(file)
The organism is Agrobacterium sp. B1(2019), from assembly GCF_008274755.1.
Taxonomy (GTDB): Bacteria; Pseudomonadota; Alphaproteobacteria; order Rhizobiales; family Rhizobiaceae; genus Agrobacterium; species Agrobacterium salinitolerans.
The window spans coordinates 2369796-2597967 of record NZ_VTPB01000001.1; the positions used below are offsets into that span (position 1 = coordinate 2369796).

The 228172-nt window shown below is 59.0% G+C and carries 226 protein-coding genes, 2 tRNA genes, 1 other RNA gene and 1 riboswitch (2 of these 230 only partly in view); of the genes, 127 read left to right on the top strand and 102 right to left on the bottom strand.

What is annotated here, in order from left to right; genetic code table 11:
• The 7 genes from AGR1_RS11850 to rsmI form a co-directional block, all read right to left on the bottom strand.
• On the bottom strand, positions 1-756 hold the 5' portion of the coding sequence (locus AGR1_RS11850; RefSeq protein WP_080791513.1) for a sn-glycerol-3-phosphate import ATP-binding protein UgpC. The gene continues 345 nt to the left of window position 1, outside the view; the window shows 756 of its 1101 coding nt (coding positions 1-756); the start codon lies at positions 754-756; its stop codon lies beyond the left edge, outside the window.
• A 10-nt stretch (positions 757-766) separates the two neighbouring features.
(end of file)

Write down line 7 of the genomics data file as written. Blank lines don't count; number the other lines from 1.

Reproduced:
• On the bottom strand, positions 1-756 hold the 5' portion of the coding sequence (locus AGR1_RS11850; RefSeq protein WP_080791513.1) for a sn-glycerol-3-phosphate import ATP-binding protein UgpC. The gene continues 345 nt to the left of window position 1, outside the view; the window shows 756 of its 1101 coding nt (coding positions 1-756); the start codon lies at positions 754-756; its stop codon lies beyond the left edge, outside the window.